Merrill Edge versus Fidelity Investments - IRA, compare commissions, investing fees, trading tools, account differences, pros and cons. Which online broker is better?

Overview of Fidelity and Merrill Edge

If you’re thinking about opening a new brokerage account, you really should consider Fidelity Investments and Merrill Edge. While Merrill is the smaller and less well-known of the two, it is competitive in many areas. This article will give you a better idea of what services the two offer, and at the end, we’ll give you our recommendations.

Broker Fees

Broker Fees Stock/ETF
Mutual Fund
Annual IRA
Fidelity $0 $49.95 $0.65 per contract $0 $0
Merrill Edge $0 $19.99 $0.65 per contract $0 $0


Broker Review Cost Investment Products Trading Tools Customer Service Research Overall Rating
Merrill Edge

Which Broker Has the Top Customer Service?

Both Fidelity and Merrill Edge have representatives on the phone 24 hours day, 7 days a week, 365 days a year. During test calls, we received competent service from both firms. Fidelity’s website has a larger selection of phone numbers for a variety of departments, such as charitable planning and managed accounts.

Both companies also provide online chat services on their websites. This customer service channel will be helpful to many customers. Neither broker offers it around the clock, however.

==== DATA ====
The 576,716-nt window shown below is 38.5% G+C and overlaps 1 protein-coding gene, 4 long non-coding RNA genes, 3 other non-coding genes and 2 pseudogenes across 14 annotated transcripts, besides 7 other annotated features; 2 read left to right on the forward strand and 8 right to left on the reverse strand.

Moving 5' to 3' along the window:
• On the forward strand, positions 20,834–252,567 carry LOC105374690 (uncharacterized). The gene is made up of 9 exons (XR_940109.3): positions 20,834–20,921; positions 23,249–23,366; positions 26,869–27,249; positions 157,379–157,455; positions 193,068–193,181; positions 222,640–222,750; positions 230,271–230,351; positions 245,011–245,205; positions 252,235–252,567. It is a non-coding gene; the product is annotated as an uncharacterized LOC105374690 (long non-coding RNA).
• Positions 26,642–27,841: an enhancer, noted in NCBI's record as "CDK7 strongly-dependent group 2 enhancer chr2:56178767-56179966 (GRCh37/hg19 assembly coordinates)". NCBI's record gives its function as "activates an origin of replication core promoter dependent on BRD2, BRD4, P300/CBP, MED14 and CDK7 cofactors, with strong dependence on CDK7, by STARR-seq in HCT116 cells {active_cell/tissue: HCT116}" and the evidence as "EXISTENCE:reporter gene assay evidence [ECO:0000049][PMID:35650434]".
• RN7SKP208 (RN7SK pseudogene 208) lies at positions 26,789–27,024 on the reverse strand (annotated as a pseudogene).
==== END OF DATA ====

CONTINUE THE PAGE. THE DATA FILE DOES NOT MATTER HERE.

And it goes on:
Fidelity also has a robo chat service (it hasn’t yet received a name like Alexa or Cortana). During some testing of it, we found it to be moderately helpful. Merrill hasn’t developed any such technology, but given the direction the world is moving, it’s probably inevitable in the future.

As for brick-and-mortar locations, Fidelity comes through with approximately 190 offices. Because Merrill Edge is owned by Bank of America, you might think the broker would have some branches; but the few that exist are only for investment-advisory clients.

What Banking Features Are Available?

Merrill’s affiliation with Bank of America doesn’t give it the best cash management tools in the brokerage industry, either. Checks and a debit card can be attached to an existing securities account at no charge. Several sweep options are available, including FDIC insurance up to $250,000. ATM withdrawals at Bank of America locations are free.

Fidelity customers get up to $1,250,000 of protection thanks to the broker’s FDIC-sweep program that moves uninvested cash to a maximum of five participating banks. Moreover, its debit card can be used at any ATM in the United States without any fees. Even better, there’s no limit to this fantastic policy.

What Account Types and Investment Vehicles Do the Two Firms Offer?

Merrill Edge customers can buy and sell fixed-income securities (including CD’s), exchange-traded and closed-end funds, stocks, options, and mutual funds. These instruments can be traded inside taxable and non-taxable accounts. We found custodial versions, 529 college savings products, annuities, self-employed 401(k) plans, and Individual Retirement Accounts.